Matthew O’Brien at The Atlantic was nice enough to solicit our contribution for their roundup of the best charts of 2012.
We gave him: The Italian 10-year bond yield.
On June 26, with European peripheral borrowing costs surging again, Mario Draghi told a conference in London that the ECB was prepared to do “whatever it takes” to save the Euro. Lots of Eurocrats over the years have promised to save the Eurozone, but none of them are central bankers, with an unlimited checkbook.
Later in his comments, he hinted at exactly what he had in mind when he said, in regards to high yields, “These premia have to do, as I said, with default, with liquidity, but they also have to do more and more with convertibility, with the risk of convertibility. Now to the extent that these premia do not have to do with factors inherent to my counterparty — they come into our mandate. They come within our remit.”
For the first time he was saying clearly that he had a mandate to reduce peripheral borrowing costs, and that he would use the ECB to do this. Peripheral borrowing costs in countries like Italy and Spain have been falling ever since, just on this implicit backing.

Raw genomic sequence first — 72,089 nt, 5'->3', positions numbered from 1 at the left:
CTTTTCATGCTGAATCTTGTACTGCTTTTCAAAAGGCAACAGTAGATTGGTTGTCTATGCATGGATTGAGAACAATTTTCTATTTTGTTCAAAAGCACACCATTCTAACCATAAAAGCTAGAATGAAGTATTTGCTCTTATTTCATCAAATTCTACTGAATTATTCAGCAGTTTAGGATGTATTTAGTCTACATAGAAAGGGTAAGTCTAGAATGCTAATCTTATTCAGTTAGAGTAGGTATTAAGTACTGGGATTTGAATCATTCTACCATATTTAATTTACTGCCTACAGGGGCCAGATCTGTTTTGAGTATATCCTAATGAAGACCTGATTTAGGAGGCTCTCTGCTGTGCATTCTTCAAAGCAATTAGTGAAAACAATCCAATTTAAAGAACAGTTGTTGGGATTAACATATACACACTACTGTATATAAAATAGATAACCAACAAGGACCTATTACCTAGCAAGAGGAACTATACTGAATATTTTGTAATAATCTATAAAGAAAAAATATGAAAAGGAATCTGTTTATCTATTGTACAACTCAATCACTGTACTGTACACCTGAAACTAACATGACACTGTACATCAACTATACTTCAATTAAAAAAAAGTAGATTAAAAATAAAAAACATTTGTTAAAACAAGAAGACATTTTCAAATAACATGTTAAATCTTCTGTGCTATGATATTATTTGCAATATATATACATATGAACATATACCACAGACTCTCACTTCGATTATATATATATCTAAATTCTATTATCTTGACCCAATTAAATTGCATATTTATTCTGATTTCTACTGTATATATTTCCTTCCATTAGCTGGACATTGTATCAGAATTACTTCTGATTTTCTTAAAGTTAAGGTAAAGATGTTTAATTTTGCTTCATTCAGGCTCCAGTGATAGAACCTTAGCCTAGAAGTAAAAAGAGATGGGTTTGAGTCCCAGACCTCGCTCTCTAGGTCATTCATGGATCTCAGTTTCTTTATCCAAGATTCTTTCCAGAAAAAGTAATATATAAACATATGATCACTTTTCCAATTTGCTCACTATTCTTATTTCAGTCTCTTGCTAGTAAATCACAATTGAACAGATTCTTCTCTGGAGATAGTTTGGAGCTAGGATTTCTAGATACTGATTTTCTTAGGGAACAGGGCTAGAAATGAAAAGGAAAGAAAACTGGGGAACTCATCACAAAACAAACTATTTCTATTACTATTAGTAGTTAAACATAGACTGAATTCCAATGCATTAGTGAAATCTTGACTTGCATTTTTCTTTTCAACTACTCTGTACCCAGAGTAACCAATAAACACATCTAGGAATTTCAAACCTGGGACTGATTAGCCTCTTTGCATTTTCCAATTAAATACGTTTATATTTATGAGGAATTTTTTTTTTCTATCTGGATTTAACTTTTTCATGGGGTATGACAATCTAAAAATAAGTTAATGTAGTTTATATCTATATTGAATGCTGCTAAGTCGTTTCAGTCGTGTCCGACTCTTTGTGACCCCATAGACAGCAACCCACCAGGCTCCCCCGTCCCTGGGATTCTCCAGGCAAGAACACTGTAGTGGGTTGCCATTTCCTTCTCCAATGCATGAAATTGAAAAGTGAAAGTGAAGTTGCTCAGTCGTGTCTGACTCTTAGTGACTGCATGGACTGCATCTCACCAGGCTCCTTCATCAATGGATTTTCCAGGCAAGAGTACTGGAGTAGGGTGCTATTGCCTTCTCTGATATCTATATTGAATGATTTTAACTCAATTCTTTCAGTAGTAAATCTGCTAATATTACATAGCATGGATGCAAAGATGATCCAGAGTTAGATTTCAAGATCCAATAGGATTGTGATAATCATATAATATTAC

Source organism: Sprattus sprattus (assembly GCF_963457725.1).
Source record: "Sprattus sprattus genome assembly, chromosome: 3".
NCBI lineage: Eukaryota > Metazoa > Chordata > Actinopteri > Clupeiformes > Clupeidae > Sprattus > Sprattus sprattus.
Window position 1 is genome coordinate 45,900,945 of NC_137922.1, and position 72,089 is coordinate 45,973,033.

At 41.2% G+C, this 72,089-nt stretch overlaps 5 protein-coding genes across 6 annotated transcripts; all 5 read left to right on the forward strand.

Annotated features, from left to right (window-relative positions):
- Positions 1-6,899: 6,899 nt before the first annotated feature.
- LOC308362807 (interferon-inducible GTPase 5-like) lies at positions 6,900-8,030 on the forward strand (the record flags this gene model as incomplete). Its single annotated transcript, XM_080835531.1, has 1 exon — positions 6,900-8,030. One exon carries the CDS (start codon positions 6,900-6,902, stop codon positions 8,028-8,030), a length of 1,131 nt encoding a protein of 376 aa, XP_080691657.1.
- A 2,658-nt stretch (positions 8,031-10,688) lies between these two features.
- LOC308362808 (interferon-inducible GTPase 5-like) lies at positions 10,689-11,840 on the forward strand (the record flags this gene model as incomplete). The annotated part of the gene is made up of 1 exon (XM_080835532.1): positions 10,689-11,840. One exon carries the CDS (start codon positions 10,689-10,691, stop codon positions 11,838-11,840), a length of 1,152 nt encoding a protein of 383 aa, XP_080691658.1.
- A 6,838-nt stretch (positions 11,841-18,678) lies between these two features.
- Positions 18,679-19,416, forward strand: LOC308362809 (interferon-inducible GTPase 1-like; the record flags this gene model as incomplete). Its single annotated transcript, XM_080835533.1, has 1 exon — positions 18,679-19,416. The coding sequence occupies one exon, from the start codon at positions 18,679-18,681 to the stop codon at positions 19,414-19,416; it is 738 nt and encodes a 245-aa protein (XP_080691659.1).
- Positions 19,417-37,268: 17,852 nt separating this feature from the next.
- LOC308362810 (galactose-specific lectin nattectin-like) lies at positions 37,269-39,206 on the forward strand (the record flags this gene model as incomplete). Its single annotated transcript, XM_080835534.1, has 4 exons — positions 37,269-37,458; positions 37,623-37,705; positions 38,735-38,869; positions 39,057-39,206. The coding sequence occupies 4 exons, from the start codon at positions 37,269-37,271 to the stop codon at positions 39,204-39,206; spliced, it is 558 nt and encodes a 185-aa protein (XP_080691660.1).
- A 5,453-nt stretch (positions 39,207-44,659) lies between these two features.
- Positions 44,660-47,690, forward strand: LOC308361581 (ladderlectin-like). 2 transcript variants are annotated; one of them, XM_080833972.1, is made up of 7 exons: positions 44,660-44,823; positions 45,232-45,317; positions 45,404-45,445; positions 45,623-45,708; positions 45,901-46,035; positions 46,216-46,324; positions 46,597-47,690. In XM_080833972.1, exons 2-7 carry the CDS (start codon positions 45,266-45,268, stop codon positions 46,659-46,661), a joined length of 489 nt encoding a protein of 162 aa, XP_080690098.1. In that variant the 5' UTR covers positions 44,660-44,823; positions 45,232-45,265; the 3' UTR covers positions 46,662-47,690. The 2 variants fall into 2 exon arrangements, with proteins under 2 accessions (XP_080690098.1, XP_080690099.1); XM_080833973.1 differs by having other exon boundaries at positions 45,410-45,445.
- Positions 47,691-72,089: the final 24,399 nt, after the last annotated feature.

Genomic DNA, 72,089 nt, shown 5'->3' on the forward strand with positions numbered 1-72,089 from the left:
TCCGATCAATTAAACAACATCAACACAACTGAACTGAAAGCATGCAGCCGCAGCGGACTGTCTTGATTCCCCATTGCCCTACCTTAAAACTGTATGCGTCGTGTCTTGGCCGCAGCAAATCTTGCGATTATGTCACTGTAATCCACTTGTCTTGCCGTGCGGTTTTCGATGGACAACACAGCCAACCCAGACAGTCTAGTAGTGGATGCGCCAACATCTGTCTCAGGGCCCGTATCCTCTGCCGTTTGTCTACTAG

As 2012 draws to a close, this is really the story of the year, and it really hasn’t gotten the attention it deserves. Only the Business Insider and FT correctly recognised that Mario Draghi was the Person Of The Year, not only because ameliorated the acute Eurozone crisis, but also because he kept a multi-decade project (the Eurozone) on track, an accomplishment that gives his actions major historical significance.
As the year draws to a close, optimism that Europe has turned a corner has grown to the point that even Greek borrowing costs are plummeting.
In 2013, the challenge is growth. It’s one thing to instill confidence that big banks and governments aren’t going to go bankrupt. But without a reduction in unemployment, the people won’t stand for it, and leaders will be toppled. We’re already seeing populist re-rumblings in Italy, where PM Mario Monti is seen as having lost legitimacy, despite having brought the country back from the brink.
And as an aside, the story in Europe drove ALL financial markets this year.
The Chart Of The Year from Goldman’s Jan Hatzius compared European risk against overall financial conditions to show that in the second half of the year, Europe was the tail wagging the market’s dog, so to speak. As Draghi saved Europe and eased financial conditions, markets got better everywhere.
[credit provider=”Goldman Sachs”]